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Piri-piri (Cyperus articulates, Cyperaceae) a tropical, reed-like grass, is usually found in marshy or flooded environments and can grow up to 6 feet in height.1 Found in the Amazon river basin, this “sedge-grass” can aid in controlling soil erosion. The green stems are round and fibrous and have been used in basket-making. The flowers are white and “wheat-like”. The grass grows in clumps from dividing rhizomes, the part of the plant used for both medicine and magic. While native to the Amazon, piri-piri can be found in tropical habitats in Australia, Africa, Asia, and the southern United States.

Fresh rhizomes are ground to extract the juice and used as a nerve tonic to treat nervous conditions, digestive and gastrointestinal issues, aid in childbirth, and treatment of throat cancer. The rhizome is also used to heal wounds, including those caused by snake bites, and as a hair tonic to prevent and treat baldness. Adding the ground rhizome to water is a decoction for the treatment influenza and fevers, used as a calmative, and to eliminate diarrhea and dysentery. Leaves steeped in warm water are consumed to alleviate colds, flu, headaches, hypertension, and mouth sores and ulcers. In Peru, piri-piri is thought to have a number of the therapeutic actions including abortifacient, anticonvulsant, antiepileptic, carminative, and vulnerary.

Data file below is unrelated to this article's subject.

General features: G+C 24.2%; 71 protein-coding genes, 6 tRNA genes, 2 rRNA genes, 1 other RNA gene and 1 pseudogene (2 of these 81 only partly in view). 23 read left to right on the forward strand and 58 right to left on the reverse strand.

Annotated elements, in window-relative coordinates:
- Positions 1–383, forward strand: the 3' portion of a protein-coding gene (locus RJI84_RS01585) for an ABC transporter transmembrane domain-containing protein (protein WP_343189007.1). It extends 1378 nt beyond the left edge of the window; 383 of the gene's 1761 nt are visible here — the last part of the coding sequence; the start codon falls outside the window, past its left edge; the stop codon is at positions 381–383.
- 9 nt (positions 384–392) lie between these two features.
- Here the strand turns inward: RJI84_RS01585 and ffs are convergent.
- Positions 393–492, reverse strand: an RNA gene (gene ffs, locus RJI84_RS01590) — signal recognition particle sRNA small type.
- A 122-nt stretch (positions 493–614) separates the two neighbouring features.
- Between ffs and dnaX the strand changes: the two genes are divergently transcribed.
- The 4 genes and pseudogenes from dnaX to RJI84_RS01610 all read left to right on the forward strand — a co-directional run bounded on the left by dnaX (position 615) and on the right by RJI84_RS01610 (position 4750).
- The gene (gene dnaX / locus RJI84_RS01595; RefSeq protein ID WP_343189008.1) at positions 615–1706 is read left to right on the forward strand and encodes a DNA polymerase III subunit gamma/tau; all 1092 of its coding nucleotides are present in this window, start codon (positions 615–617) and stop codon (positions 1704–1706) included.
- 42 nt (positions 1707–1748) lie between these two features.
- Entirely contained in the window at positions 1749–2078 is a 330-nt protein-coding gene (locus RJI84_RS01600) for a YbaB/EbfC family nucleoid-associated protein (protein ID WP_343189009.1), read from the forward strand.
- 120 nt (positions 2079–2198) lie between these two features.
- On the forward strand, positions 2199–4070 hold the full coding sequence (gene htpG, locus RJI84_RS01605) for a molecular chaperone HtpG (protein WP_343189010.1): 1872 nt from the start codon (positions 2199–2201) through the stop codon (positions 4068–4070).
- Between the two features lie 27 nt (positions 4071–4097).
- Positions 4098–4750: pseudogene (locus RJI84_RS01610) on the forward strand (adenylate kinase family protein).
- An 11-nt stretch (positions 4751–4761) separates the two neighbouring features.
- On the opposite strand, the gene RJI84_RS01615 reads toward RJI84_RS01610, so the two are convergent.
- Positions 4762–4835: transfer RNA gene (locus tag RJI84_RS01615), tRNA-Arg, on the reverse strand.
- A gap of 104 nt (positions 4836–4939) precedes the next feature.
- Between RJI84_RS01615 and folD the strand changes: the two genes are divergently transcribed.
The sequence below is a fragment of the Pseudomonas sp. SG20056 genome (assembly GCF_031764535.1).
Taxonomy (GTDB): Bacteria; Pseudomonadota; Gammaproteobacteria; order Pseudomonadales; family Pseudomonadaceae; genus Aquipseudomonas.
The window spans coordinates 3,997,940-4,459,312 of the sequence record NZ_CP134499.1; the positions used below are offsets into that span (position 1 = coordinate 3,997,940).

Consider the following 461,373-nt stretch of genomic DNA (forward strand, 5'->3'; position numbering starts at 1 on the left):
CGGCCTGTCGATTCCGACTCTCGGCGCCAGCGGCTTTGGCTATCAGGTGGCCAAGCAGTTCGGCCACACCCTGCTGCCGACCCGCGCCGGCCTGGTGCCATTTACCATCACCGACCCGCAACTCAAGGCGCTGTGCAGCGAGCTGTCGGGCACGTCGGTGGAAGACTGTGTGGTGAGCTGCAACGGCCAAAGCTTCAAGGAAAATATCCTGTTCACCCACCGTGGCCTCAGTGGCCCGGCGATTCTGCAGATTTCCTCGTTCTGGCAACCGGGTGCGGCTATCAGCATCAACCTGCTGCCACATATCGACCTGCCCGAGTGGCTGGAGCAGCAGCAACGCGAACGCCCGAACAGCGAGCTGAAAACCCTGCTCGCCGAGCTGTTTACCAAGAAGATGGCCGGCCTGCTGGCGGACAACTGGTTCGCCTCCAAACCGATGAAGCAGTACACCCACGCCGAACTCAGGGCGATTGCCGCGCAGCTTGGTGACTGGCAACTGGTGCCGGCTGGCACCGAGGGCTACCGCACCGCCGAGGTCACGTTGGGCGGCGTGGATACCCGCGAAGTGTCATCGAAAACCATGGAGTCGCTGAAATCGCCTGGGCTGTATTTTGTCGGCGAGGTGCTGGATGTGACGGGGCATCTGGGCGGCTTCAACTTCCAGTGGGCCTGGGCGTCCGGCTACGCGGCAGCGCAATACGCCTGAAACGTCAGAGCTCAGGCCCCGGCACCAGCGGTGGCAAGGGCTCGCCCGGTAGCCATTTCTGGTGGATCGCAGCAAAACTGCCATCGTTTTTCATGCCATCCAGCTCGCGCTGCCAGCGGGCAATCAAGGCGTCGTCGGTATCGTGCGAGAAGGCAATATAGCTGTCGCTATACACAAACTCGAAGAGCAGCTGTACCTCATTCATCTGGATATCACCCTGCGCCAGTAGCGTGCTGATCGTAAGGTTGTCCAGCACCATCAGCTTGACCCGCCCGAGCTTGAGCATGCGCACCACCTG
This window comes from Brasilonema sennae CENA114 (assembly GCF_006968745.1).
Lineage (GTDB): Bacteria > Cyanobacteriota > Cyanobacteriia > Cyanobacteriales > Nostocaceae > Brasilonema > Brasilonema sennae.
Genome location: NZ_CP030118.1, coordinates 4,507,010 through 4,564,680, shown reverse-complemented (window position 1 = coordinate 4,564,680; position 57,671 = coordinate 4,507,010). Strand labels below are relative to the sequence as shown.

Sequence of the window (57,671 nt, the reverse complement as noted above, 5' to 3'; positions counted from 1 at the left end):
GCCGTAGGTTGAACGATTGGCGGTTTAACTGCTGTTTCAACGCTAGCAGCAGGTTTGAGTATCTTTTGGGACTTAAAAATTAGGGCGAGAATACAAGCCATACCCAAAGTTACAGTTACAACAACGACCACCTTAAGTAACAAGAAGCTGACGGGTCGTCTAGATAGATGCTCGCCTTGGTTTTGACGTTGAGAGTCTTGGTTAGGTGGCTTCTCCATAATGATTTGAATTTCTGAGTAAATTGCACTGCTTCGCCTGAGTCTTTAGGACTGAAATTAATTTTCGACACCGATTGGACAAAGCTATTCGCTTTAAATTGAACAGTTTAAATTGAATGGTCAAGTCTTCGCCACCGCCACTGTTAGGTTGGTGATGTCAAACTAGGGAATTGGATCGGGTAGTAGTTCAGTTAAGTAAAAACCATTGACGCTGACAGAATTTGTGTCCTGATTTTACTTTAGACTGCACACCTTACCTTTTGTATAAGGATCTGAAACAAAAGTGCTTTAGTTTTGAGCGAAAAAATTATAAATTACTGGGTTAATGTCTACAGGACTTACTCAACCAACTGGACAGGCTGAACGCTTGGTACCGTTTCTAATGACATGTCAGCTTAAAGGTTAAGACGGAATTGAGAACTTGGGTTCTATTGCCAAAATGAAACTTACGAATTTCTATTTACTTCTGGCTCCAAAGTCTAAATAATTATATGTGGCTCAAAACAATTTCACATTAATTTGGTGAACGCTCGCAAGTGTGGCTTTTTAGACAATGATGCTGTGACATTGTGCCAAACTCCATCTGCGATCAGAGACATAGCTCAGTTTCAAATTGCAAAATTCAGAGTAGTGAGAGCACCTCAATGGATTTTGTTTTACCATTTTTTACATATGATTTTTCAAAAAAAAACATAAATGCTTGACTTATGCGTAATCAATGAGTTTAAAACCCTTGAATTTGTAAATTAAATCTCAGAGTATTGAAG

Magical powers have also been associated with piri-piri. Both the stems and rhizomes are dried, ground into a powder, and prepared as an infusion for good luck or as a love potion, known as a pusanga. Mothers bathe their children with the plant to prevent illness or injury, and wives will bestow piri-piri decoctions to their husbands for good fortune in fishing and hunting. The plant has also been used as an aphrodisiac and included in love potions.2 An essential oil is produced from the rhizomes with the scent of wood and incense and undercurrents of fruit and spices.

Lori Glenn

HerbClip™ Managing Editor


1Taylor L. The Healing Power of Rainforest Herbs. Garden City Park, NY: Square One Publishers; 2005.

2The piri piri love. Tolteca Website. Accessed February 10, 2021.,fruity%20and%20slightly%20spicy%20scents.